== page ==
On the communication of sacred statements: Why is Rumi so popular in the West? (2023)

(Workshop on communication, Medipol University Ankara, 25th of November 2023)

Short speech by Peter Hüseyin Cunz, Mevlevi-Order in Switzerland


Bismillahi ar-Rahmani ar-Rahim


The Pir of the Mevlevi Order, Mevlana Celaleddin Rumi, has conquered the West with his poems like no other poet. This is a new phenomenon of the 20th century. In earlier times Mevlana was no better known than al-Ghazali, Ibn ‘Arabi, and other Islamic scholars. How was this accelerated awareness possible in today’s time?


I was asked to talk about communication. Any communication includes a source and a receiver. Both contribute to the success of the transmission of a message. Would you listen to me now if you were not interested in what I had to say? Certainly not! As a speaker, I depend on your interest. Therefore, anyone who communicates must have the recipient in focus. If we want to understand the communication of Mevlana, we have first to know his personality, and then we should ask: “To whom was Mevlana’s message addressed? Who was interested and pleased by it? And who felt challenged by it?”



About Mevlana’s personality I just want to emphasize that he had great reverence for our Prophet. His thoughts and actions were guided by the Qur’an, the Hadith and the Islamic customs (Sunnah), as it was the standard for a person like him. He served as a jurist to the Seljuq rulers in Konya; Islamic jurisprudence (fıkh) was his bread and butter. From an academic point of view, he had reached the pinnacle of Islamic scholarship.


Through his meeting and friendship with the mystic Shams of Tabriz, and mainly through the loss of him later-on, his point of view shifted. He started to see the world in a new light. He began to dictate poetry and cultivated his love for music and Sema. Without having sought it, he became a great master of mysticism. He describes the achieved state in his typical way:


Those who have polished their hearts have escaped from mere scent and color;
they contemplate beauty at every moment without tarrying.

They have left the form and shell of knowledge;
they have raised the banner of certainty.

Thought has gone, and they have found light;

they have found the essence and the sea of divine knowledge.

                                                                       (Mesnevi 1:3492 ff)


After loosing his friend Shams of Tabriz, Mevlana behaved more or less the same way as before, and he continued to serve the Seljuk ruler in matters of jurisprudence. But now he addressed people who had already developed a certain openness to the divine world. They were deeply touched by him. Mevlana enlarged their view of this world and fostered their inner access to the divine.


All this happened over 750 years ago. And how is it today? One thing is clear: whoever is a serious pupil of Mevlana today will be a serious follower of the Islamic faith. I’m afraid there are not many of them in the West! Therefore, the popularity of Mevlana in the West has little to do with following his doctrine. Mevlana never asked to become a “free thinker” according to the fashion of today’s Western culture. (By the way, when I talk about the Western culture it includes that part of the population in Türkiye that loves the European and American way of life.)


We have now understood that it is not Mevlana’s doctrine making him popular in the Western culture. But why are non-Muslims and seculars touched by him? In the West we can observe a spiritual isolation of the individual. Many people reject the traditional religions for understandable reasons and look for new spiritual teachings. Thus, a veritable spiritual market has emerged in which thousands of self-proclaimed masters from East and West offer a spiritual program. The individual person is completely overwhelmed by the amount of seductive offers and thus easily falls into their trap.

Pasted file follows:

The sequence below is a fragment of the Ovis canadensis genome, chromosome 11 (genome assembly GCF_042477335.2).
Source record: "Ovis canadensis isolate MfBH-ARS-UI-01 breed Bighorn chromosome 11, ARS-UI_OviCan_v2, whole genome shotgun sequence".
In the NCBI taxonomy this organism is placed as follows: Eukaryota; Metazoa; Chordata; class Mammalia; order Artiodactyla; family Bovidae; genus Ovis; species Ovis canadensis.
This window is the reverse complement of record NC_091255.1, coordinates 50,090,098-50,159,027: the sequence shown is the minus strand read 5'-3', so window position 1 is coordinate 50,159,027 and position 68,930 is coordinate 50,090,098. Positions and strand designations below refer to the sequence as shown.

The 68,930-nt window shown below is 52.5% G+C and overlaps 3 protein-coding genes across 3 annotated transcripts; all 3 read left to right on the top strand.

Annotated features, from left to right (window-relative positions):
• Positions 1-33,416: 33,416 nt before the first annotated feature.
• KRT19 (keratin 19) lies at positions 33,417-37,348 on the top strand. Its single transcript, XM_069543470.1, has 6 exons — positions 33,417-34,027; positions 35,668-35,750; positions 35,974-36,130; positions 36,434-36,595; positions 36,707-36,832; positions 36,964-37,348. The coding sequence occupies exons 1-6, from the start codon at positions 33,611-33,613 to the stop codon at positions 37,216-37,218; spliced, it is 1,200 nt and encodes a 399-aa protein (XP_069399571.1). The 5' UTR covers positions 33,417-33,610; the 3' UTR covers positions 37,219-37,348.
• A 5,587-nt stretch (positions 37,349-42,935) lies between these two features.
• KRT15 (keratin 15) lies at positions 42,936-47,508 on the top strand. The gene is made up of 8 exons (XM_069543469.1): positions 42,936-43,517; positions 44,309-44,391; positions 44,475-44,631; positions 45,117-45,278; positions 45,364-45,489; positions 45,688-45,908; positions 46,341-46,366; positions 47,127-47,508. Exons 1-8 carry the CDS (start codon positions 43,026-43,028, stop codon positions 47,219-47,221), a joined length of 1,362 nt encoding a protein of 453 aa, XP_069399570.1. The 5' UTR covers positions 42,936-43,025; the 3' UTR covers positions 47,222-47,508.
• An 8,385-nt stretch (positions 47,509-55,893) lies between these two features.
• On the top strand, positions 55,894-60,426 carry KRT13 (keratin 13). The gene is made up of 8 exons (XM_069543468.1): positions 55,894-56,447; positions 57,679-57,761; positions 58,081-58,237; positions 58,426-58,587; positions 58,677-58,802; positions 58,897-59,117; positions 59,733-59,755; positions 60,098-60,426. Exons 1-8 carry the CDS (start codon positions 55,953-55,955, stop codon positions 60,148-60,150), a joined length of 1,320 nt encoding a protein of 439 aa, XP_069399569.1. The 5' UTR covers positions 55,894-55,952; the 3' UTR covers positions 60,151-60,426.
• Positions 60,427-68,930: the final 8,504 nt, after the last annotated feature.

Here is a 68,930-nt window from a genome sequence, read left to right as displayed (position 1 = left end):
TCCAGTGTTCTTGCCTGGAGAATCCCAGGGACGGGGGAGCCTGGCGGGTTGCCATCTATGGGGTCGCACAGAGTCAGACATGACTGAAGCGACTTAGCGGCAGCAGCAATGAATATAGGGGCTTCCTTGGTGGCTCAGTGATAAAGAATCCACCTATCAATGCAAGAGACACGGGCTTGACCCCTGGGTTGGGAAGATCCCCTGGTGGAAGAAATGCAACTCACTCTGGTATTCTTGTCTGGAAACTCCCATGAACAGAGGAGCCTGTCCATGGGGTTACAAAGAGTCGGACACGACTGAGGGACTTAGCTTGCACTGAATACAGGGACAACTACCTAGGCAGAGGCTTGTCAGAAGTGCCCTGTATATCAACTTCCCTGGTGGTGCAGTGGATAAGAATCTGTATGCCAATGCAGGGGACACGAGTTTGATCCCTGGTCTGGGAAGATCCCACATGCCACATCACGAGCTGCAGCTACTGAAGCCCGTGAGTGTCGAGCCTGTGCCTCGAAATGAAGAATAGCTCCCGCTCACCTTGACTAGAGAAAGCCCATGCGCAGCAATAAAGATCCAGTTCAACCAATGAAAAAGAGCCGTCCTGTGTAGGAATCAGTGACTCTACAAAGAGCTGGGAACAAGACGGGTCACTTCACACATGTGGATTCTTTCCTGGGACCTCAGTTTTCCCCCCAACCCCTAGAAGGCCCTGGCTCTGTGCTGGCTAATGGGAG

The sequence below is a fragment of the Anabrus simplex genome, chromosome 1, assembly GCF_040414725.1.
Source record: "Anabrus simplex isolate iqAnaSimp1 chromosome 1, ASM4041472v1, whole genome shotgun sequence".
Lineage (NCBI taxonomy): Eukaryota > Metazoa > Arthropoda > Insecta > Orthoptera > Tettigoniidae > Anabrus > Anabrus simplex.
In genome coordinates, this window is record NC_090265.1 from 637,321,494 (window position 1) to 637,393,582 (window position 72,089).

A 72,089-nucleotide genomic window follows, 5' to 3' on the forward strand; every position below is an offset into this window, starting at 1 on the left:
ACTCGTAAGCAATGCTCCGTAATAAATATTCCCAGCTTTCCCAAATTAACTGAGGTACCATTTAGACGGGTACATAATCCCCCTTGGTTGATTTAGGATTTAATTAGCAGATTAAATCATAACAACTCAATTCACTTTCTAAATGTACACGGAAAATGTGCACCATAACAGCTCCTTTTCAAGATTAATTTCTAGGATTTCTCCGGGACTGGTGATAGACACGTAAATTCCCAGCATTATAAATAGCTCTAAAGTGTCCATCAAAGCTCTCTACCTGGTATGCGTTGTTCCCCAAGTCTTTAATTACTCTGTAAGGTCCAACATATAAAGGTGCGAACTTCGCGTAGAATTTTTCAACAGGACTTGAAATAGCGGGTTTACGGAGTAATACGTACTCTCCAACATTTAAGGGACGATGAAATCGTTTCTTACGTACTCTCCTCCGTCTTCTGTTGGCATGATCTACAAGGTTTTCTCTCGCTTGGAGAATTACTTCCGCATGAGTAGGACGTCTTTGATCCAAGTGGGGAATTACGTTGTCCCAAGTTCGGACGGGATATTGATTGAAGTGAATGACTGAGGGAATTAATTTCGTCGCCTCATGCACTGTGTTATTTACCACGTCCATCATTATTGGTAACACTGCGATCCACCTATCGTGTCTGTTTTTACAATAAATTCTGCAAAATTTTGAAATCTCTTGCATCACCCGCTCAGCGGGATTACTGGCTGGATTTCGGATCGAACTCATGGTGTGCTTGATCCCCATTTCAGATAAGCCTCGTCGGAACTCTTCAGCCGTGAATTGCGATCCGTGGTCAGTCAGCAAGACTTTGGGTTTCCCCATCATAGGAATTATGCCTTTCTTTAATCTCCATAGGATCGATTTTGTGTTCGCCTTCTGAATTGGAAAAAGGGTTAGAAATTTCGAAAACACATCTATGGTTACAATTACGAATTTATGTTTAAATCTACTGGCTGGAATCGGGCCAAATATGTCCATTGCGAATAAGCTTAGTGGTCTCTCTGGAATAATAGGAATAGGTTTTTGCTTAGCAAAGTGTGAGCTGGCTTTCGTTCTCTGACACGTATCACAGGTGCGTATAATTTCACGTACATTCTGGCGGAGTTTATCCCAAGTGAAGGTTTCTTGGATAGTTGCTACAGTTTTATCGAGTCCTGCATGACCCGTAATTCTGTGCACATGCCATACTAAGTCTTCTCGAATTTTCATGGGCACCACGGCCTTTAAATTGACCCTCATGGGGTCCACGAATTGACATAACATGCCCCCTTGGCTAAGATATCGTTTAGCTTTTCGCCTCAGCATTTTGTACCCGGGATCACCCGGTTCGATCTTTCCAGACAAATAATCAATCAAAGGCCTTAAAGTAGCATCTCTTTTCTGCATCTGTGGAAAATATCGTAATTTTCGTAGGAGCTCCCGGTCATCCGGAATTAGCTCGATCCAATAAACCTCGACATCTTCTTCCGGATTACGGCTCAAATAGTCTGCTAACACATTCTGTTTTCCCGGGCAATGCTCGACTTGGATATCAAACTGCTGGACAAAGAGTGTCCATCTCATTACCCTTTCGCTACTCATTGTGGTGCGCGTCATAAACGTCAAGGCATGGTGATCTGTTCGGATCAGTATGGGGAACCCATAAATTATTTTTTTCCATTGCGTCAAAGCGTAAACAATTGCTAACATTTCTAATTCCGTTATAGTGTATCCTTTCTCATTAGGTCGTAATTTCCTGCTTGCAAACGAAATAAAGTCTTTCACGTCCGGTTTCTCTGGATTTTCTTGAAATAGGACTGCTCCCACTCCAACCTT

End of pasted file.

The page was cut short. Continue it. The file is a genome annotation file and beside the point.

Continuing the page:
Many of these offers include the claim to communicate directly with the Divine. For me this is completely pretentious and absolutely unacceptable. I learned from Mevlana that we are not entitled to a direct communication with the King. The King does not speak directly to the common people. He has ministers and officials at his court for that purpose. According to Mevlana, the way to perfection is through the Shaykh and the Prophet.


But still, despite Mevlana’s clear affiliation with traditional Islam, the spiritual market of the West has found him as suitable bait. Single verses picket out from the context lend themselves to a cheap promise, a promise of spiritual experience without effort and without submitting to an existing form. Today’s providers of books on Mevlana succeed in presenting a New Age-view on Mevlana. They do that by leaving away all what has to do with Islam, and by leaving away all statements that talk about the hardship of a spiritual path (tasawwuf). Also they simplify and shorten the verses, and they don’t indicate the source.


It just so happens that people love fantasy bubbles. Our world is full of them – we only need to observe the huge consumption of virtual worlds offered with advanced electronics. In the West, Mevlana is misused as an instrument for freedom and liberation from all religious forms. Adapted excerpts of his poems are used to legitimize a spirituality that seeks well-being. It is the spirituality of our time that mostly serves one’s own Self (nafs).


So we can conclude now that Mevlana’s popularity in the West is not based on an authentic relationship with him, but on a supply of adapted and romanticized verses of his poems. The spirituality of New Age declines his insisting to surrender to the prophetic path, and it is not interested by his repeated reminder to work hard.


Let me end with the general question of how religiosity and sacred statements can be communicated. I remind you again that the recipient of a communication is as important as the source. It is not enough to preach sacred texts if there is no interest in them. Among the Sufis we know the ritualized spiritual teaching (sohbet), in which the Shaykh speaks to the listeners. A necessary condition for this is that the listeners listen attentively. For all Sufis there is an irrevocable commandment that no one interrupts the Shaykh. If this condition is fulfilled and those present listen devotedly, an atmosphere is created where the Shaykh is inspired to say what is necessary for those listening. Thus, a sohbet does not succeed solely because of the Shaykh’s knowledge, but much more thanks to the devotion and openness of the listeners. The French philosopher Blaise Pascal (1623-1662) put what I wish to convey to you in a nutshell:


Worldly things must be known so that they can be loved.

Divine things must be loved so that they can be known.


Applied to Mevlana, this means: one must love all his statements in order to understand him. And this includes a love for Islam and the Prophet. For you this is normal because it is part of the Turkish culture, but for people in the West it is difficult. Their understanding of Islam is shaped by what they read in the newspapers, and thus they fear Islam. Without support they can’t discover its beauty. So they tend to rather follow a romanticized view of Mevlana and not bother about Islam.